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Tubulogenesis – Microtubules Make the Move
Rajprasad Loganathan, PhD
Johns Hopkins University

Department of Cell Biology, JHMI, 725 N. Wolfe Street, 114 WBSB, Baltimore, MD 21205, USA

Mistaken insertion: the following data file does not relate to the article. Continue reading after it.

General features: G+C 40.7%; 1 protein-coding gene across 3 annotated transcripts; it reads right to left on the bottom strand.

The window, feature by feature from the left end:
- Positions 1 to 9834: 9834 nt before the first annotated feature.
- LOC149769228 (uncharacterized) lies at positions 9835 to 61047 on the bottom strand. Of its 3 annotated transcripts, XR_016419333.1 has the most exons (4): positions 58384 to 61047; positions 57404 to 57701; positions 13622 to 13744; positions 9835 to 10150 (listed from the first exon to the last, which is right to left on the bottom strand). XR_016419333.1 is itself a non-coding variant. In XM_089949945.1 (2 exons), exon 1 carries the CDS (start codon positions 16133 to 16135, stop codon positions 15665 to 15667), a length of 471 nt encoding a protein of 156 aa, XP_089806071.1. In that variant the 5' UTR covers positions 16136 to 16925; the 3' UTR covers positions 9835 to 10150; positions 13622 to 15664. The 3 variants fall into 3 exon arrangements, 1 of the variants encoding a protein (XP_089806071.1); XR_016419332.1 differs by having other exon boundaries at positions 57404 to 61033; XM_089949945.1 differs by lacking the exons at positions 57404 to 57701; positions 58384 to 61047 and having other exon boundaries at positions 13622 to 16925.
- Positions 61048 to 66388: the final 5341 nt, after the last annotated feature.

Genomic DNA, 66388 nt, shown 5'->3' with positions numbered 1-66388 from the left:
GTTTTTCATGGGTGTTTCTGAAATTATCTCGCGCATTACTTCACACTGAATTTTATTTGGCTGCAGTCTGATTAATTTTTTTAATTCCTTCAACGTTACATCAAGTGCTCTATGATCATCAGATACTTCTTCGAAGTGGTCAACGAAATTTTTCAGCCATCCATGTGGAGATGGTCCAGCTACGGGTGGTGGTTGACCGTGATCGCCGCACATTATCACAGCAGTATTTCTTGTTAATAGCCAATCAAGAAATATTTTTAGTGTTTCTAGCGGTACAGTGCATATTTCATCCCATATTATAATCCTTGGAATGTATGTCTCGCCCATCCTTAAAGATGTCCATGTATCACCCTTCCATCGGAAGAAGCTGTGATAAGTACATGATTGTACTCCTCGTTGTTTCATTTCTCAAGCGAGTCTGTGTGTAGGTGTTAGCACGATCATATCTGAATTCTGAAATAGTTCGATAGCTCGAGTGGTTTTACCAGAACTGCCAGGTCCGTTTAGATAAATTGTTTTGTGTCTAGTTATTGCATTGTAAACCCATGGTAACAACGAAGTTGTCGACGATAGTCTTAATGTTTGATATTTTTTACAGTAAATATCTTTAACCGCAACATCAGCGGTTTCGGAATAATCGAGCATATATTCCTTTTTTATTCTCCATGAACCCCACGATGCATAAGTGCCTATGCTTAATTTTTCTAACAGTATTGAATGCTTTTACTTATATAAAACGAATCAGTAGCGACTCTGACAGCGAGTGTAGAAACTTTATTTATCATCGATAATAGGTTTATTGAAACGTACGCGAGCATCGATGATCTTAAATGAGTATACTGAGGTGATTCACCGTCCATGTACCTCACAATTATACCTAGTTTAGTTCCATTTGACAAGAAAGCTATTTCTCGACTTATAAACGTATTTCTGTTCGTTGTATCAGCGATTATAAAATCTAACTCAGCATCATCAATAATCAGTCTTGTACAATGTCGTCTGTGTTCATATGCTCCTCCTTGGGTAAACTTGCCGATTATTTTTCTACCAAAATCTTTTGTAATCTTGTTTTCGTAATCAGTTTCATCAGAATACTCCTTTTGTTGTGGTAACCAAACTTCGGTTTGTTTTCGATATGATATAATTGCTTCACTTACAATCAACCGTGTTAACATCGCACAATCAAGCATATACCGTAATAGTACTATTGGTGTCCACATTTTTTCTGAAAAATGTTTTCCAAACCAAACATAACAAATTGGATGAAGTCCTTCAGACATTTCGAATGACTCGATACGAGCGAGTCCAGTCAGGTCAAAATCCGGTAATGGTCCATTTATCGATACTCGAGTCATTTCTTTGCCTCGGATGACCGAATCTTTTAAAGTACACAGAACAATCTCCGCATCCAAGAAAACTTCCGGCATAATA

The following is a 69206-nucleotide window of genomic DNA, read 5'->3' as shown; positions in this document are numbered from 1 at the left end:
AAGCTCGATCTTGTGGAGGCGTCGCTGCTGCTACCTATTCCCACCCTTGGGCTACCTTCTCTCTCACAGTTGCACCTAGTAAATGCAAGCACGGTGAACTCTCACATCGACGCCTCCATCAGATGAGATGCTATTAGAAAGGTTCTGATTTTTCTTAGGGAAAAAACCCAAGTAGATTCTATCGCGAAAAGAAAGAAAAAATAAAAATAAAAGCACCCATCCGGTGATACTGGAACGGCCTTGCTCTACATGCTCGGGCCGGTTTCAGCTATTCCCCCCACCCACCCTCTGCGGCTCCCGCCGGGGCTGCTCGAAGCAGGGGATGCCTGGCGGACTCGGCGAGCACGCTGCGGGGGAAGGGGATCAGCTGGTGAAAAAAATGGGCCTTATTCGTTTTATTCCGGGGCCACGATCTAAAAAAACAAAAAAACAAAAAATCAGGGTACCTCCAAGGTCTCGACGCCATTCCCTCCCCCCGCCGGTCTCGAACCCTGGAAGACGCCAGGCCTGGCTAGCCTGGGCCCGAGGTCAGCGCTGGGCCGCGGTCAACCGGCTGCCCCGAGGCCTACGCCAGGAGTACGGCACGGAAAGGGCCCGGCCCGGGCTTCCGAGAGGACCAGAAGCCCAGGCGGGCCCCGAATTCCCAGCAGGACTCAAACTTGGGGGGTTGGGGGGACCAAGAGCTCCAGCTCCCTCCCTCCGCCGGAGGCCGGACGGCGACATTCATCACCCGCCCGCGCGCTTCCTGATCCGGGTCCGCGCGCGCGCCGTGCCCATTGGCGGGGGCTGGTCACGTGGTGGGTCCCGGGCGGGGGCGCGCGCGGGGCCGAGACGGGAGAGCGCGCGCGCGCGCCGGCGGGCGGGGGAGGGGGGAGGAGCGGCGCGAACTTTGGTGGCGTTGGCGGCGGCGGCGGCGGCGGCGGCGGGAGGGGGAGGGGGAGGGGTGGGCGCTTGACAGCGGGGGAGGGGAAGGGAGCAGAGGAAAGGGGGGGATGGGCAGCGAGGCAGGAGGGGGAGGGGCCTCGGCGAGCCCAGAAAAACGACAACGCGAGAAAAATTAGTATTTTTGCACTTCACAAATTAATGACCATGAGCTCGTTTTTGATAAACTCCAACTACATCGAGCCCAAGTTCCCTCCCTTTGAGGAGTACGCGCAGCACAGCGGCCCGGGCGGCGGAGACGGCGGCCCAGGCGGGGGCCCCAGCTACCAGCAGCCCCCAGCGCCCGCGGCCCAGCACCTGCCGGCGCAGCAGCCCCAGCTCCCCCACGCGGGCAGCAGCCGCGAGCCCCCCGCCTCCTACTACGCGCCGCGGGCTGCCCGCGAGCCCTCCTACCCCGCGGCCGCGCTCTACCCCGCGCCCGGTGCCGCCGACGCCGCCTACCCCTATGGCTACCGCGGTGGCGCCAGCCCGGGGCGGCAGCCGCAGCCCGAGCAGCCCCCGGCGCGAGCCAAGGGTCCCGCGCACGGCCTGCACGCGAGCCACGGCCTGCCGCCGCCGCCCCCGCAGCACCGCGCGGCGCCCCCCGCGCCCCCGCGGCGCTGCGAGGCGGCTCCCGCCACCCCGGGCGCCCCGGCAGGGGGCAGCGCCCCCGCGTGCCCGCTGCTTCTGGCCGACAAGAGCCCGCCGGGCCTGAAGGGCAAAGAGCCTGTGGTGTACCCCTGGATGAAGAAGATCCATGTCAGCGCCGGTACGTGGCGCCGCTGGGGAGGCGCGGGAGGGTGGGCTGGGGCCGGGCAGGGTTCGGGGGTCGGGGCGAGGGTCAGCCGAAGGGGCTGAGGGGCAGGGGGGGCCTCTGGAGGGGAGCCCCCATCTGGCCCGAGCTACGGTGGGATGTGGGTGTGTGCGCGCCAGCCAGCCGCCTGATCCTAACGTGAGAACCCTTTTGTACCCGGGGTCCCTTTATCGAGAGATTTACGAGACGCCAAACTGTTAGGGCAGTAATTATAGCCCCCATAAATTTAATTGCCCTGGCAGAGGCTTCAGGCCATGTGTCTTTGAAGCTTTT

Invagination is a key morphogenetic event in the generation of epithelial tube architectures.The driving force for cell shape changes that enable coordinated invagination is provided by the cytoskeleton. Much has been learned about the dynamics of actomyosin - as drivers of cell shape changes, particularly apical constriction - during invagination.  However, the role of microtubules has not been clear. In a recently published study, Booth et al. describe the dynamics of microtubule during morphogenesis of a tubular organ (the salivary glands) in the Drosophila embryo. The authors observed both a 90°change in microtubule orientation relative to the cellular apicobasal axis and a loss of centrosomal attachment coincident with tube formation of cells fated to form the salivary glands.   They showed that targeted disruption of the microtubule cytoskeleton leads to a failure of invagination by destabilization of the medial actomyosin network, a driver of apical constriction. The study also suggests that a cytolinker protein - Shot - linksthe microtubule bundles with the medial actomyosin network.


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